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2012/13 Winter Tour: West Berkshire GC New
« on: December 16, 2012, 08:34:50 AM »
The weather has been dire this winter and as such, the Winter Tour is merely lurching along.  In only the 4th stop, play continued yesterday in Berkshire.  No, the game wasn't at one of the more salubrious Berkshire venues, but at a modern course in the rolling Berkshire Downs, not too far north of Hungerford and Newbury.  The Downs are continuous with the Chilterns to the east and separated by Goring Gap on The River Thames.  The course is completely surrounded by open farmland, unfortunately, with the advent of tree planting; the feel of West Berkshire is more akin to parkland rather than a downland design.  Too often trees are needlessly in play and worse still, sometimes planted in rows. Despite the trees, the course drains quite well.  While not dry, I think the course is holding up well to the weather conditions and there is no evidence of muddy lies which are quite common on parkland courses in the winter. 

West Berkshire is a surprisingly easy walk when we consider the surrounding hilly and very handsome landscape.  The design is most decidedly of its time (mid 1970s) with mounding heavily featured throughout.  Occasionally, such as on the par 5 thirteenth, the mounding is more of the 18th century ilk, looking more like ramparts, but attractively so.  Additionally, several holes feature dips, shallows or dead ground shy of the green.  Perhaps this technique is over done, but in the main it does add interest to what is often a straight-forward course.  Finally, I would add that the routing is quite dumbfounding given a flat piece of land.  There is a pinch-point in the property creating a figure 8 shape with seven holes isolated on the far side of the halfway hut, but there are several awkward cross-overs which somewhat hinders the flow of play.   

A few holes of note:

An example of dead ground short of the par 5, first green.

Approach to the shortish two-shotter 2nd. 

The third is an interesting short par 4 with several bunkers guarding the green; many of which can't be seen until closer to the target. This style of hidden bunkering is repeated on later holes.  While I don't have any particular issue with blind bunkers, I question why so many exist on such a flat site.  I would also add that these low areas are cause for concern where drainage is considered.

A note about the 5th, an ill-advised monster par 5.  This 600+ yarder is a perfect example of design over-kill.  There is very little driving room and if one does decide to take the risk with a driver, a blind ditch cuts the fairway in two; not clever.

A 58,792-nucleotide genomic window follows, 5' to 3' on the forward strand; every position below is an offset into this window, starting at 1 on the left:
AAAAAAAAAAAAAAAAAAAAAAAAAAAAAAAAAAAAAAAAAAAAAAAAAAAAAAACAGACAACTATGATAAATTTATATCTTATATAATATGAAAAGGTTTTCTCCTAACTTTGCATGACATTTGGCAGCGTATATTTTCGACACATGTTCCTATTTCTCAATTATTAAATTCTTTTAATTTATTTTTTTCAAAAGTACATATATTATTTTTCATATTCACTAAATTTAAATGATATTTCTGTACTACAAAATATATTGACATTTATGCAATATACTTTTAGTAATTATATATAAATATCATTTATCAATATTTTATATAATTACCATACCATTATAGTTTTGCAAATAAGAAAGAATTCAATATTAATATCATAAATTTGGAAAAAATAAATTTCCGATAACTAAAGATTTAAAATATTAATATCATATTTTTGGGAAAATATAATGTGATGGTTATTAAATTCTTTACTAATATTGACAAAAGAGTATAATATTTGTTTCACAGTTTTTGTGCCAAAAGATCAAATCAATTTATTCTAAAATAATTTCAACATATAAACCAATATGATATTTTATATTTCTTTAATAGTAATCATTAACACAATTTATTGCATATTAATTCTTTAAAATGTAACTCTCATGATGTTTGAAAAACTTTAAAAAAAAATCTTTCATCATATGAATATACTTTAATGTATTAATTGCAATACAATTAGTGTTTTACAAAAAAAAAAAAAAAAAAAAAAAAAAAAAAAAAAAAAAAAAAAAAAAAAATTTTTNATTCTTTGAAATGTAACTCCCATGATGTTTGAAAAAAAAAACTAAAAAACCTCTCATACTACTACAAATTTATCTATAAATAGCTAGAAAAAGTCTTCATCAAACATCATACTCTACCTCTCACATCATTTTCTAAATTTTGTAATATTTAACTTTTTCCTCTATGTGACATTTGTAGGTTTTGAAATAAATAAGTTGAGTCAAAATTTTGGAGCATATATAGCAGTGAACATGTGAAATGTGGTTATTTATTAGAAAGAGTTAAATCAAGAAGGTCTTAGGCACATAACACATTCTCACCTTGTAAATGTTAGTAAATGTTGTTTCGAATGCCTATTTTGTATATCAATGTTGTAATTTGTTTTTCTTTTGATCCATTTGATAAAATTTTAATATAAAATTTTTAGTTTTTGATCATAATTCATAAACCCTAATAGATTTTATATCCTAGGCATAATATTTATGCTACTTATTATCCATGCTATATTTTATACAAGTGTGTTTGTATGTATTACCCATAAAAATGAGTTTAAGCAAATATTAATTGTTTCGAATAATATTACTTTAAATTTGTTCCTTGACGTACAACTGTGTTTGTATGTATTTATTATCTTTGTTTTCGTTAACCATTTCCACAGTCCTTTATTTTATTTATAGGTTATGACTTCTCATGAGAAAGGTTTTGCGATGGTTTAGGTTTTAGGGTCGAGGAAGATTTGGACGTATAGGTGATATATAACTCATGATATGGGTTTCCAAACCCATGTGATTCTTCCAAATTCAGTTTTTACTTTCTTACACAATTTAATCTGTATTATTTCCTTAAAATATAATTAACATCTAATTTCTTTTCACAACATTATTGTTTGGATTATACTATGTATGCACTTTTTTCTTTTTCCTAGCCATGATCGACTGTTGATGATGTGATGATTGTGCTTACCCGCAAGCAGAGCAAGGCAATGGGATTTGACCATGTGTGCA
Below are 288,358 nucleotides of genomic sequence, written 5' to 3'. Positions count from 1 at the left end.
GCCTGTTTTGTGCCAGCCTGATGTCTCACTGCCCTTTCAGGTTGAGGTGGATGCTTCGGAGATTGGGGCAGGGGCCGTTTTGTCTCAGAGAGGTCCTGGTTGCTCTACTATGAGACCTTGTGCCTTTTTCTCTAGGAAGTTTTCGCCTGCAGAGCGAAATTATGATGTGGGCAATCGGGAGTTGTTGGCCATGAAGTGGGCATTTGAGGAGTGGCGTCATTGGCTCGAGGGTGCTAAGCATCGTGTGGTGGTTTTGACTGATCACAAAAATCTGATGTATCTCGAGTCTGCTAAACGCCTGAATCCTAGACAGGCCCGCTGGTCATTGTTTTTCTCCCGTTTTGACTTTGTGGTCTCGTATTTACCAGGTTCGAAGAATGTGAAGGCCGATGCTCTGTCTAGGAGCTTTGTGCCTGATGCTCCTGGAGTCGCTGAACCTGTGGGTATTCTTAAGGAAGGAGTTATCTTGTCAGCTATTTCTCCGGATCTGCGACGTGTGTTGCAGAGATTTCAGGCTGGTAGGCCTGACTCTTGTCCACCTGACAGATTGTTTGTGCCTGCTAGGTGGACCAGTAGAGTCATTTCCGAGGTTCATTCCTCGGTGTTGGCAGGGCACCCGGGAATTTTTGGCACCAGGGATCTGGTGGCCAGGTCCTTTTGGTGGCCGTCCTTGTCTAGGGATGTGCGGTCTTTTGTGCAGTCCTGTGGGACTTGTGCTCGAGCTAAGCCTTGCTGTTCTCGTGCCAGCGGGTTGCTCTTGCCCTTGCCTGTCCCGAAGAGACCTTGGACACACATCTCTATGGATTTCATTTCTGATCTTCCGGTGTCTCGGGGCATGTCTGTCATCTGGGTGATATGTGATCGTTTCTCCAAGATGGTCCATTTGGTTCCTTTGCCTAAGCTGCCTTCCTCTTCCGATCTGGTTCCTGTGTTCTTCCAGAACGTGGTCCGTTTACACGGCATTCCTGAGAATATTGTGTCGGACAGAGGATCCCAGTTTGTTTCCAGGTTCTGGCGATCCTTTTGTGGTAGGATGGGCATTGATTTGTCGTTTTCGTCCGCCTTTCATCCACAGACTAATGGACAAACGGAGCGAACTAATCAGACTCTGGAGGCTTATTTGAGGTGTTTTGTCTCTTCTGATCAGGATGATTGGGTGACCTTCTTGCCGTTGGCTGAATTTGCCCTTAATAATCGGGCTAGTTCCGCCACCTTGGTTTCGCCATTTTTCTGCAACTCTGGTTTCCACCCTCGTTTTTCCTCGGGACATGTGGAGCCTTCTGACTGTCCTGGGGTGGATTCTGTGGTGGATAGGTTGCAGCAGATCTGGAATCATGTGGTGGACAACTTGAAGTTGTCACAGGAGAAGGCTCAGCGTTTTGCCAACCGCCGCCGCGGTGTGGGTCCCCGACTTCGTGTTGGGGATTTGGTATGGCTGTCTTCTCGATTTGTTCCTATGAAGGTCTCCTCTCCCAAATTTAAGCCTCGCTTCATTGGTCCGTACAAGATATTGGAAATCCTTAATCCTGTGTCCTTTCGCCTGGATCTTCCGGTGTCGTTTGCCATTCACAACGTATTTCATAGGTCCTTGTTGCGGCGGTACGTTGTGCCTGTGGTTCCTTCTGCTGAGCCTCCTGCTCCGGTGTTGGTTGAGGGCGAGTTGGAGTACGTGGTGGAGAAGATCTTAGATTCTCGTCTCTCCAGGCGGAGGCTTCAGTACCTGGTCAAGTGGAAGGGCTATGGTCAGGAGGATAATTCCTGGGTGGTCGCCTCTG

Holes 6-8 form a loop.  After a rather lengthy walk to the tee, #6 features one of the more interesting greens on a course not blessed with many.  Askew to the angle of play (play comes from the left side of the photo), this hole greatly rewards length for length sake; a simple and effective design method.

After the 8th, we cross back over the 5th fairway to play another hole which perplexes me.  One must hit a very solid drive to reach the corner of a leg protected by huge evergreen type trees.  The space on the left has been eliminated by thoughtless tree plantings, effectively creating a second shot lay-up par 5 for the hitter who can't reach the corner. 

#11 is an interesting par 3 with a big swale dividing the rear of the green from a mound.  It is an interesting concept a bit marred by drainage being an issue. 

One of a few short par 4s, the 12th green is long, narrow and raised above the fairway.  With OOB hard right and the temptation to have a go at the green, the pond just short of the green spoils the hole a bit. 

Perhaps the best hole on the course, the three-shot 13th plays between sentinel earthworks with fronting bunkers.  The second shot is most attractive.

While trees are still an issue, notice the positive effect of the shaping without mounding.

Fortunately, the better par 3s are on the back nine with #14 being my favourite....though 17 is very good as well.

While not in the least a poor course, I wasn't overly impressed with West Berks.  The style of the design doesn't suit my eye, but the biggest issue I have is with the exception of the 13th, there aren't many very good holes.  The 5th is certainly a controversial talking point, but beyond that every course needs more than a one hole which the golfer can look forward to playing.  The course consists of many solid holes and offers a very attractive green fee; however, unless in the immediate area, West Berks is not the sort of course one seeks out to play unless cost is the primary concern.

Previous stops on the 2012/13 Winter Tour,37725.msg777627.html#msg777627  Temple,30965.0.html  Beau Desert,36467.0.html  New Zealand

Next scheduled stop: Worplesdon

« Last Edit: June 02, 2016, 09:20:50 AM by Sean_A »
New plays planned for 2024: Fraserburgh, Hankley Common, Ashridge, Gog Magog Old & Cruden Bay St Olaf

David Harshbarger

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Re: 2012/13 Winter Tour: West Berkshire GC
« Reply #1 on: December 16, 2012, 10:38:20 AM »

Thanks for posting this tour of what otherwise would not be noted here.

The evergreen hedge behind 15 appears to block a nice view.  The evergreens on the left of 13 seem to frame what appears to be an interesting landing area, a bit too much.

The dead ground you mention is a "bug" at my home course's 9th which I may now consider a "feature".  Thanks for re-framing that for me.

The trouble with modern equipment and distance—and I don't see anyone pointing this out—is that it robs from the player's experience. - Mickey Wright


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